Wednesday, 30 May 2012


Arguing for NBC Training
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Article No.:
1934Date:26/08/2011
Arguing for NBC Training
Ali Ahmed
E-Mail- aliahd66@hotmail.com
The last edition of pamphlets on NBC warfare, issued in mid last decade, are perhaps among the least dog-eared in a unit training library. Even though all military exercises mention a ‘nuclear backdrop’ in their opening narratives, there is a seeming unwillingness to come to grips with the implications of the reality. This is so, despite of South Asia arguably having gone nuclear by the mid-eighties. This article argues that a concerted NBC training regimen needs being instituted to move decisively into the nuclear age.
This is not to suggest that India’s nuclear deterrent lacks credibility. This is also not to suggest that India should move to a nuclear war fighting posture. Instead, the idea here is that NBC training makes the military capable of operating in a nuclear environment. This helps reinforce deterrence, in that the military demonstrates that even if nuclear weapons are introduced into a conflict, it still has the resilience to fulfill its obligation in delivering political goals set for it by the nation. This will help deter first use in that the ‘gains’ end of the costs-benefit calculation of the enemy would be affected adversely. There being little to gain - since the war would be carried on by a nuclear battlefield capable enemy – there would be one incentive less for first use.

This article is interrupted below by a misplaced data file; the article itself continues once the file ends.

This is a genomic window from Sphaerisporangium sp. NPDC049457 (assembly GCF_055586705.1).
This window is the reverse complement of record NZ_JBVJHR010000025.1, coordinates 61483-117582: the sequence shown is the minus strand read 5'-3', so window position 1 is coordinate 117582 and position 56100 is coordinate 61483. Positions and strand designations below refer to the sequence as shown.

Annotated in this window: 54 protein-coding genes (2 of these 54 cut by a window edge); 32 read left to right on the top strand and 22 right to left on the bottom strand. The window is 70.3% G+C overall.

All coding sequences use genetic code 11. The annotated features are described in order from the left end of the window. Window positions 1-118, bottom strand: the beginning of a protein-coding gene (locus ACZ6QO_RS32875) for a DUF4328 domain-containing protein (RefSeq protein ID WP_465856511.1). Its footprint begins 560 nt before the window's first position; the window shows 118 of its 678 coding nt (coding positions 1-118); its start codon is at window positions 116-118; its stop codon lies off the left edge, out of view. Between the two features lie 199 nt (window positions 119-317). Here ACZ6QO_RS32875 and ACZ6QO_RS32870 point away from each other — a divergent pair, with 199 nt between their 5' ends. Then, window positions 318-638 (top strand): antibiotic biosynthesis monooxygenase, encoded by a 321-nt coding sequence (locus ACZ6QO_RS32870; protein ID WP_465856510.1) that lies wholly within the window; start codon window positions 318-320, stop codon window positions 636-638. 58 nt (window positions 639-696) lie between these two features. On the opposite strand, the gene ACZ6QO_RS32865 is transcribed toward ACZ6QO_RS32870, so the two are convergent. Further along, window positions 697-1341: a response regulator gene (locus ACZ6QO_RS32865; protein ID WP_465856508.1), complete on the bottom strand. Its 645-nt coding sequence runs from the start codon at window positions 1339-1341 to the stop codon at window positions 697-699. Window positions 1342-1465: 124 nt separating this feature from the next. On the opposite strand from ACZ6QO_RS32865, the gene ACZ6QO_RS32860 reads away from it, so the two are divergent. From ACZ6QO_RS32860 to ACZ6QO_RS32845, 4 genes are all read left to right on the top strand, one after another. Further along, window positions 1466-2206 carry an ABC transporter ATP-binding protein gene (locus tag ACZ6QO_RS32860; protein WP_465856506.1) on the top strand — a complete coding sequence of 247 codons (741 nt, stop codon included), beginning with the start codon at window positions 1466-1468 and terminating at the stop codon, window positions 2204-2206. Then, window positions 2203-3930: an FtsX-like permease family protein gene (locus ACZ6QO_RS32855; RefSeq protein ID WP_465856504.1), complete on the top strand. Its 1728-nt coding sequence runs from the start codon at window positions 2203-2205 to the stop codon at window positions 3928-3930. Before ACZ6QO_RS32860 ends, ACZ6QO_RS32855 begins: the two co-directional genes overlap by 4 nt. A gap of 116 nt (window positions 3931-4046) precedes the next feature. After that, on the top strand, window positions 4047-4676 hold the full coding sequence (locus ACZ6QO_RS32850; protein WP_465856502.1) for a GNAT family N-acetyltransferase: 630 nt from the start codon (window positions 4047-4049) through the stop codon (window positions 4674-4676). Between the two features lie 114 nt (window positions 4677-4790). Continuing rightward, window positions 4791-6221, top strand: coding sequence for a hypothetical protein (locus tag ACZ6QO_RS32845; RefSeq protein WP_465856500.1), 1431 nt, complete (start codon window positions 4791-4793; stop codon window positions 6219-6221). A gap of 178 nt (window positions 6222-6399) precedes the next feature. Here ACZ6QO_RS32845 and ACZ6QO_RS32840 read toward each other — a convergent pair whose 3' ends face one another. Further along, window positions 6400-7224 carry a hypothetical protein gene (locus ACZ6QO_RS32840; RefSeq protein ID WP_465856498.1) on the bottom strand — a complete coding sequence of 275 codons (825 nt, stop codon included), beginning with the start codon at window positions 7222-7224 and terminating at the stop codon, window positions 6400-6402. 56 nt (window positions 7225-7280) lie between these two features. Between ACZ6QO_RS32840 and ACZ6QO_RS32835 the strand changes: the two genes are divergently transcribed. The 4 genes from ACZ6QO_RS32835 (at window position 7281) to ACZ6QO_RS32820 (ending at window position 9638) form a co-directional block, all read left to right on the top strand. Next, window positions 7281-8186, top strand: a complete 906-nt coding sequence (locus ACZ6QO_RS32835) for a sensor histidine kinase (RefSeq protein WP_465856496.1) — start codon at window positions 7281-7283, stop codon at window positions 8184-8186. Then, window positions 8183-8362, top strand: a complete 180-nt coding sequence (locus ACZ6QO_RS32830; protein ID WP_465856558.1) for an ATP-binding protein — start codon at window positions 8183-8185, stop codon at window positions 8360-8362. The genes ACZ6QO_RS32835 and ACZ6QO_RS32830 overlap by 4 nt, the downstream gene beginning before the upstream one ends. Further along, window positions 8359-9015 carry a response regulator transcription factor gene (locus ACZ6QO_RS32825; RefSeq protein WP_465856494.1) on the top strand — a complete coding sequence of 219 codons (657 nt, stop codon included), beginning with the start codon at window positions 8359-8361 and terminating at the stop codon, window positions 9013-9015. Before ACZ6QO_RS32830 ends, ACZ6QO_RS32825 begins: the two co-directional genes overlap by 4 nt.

The second reason for the suggestion here is more complex. The fact of a military unready to fight optimally in a battlefield milieu that has been rendered nuclearised by enemy nuclear first use, would impact the politico-military calculation of type of nuclear response. This would restrict India’s nuclear response options. The balance of the article explains how.
The punitive nuclear retaliation currently envisaged is of inflicting unacceptable damage. This is meant for enhancing credibility of the deterrent. However, despite this, in case of enemy nuclear first use, the situation is not one of deterrence, but of nuclear employment consideration. In such consideration in-conflict nuclear deterrence remains a factor, but the options of retaliation are not necessarily restricted to those as the doctrine promises. The nuclear doctrine is therefore declaratory and meant for deterrence. It is not necessarily a nuclear employment or operational doctrine.
The latter could be different and more variegated or permissive of more options to the Political Council of the NCA. Among the options would figure prominently infliction of unacceptable damage. Pakistan for its part cannot discount that this option is not the one that will eventually be alighted on by the political decision maker. Therefore, deterrence does not suffer in acknowledging the distinction between the declaratory and employment doctrine.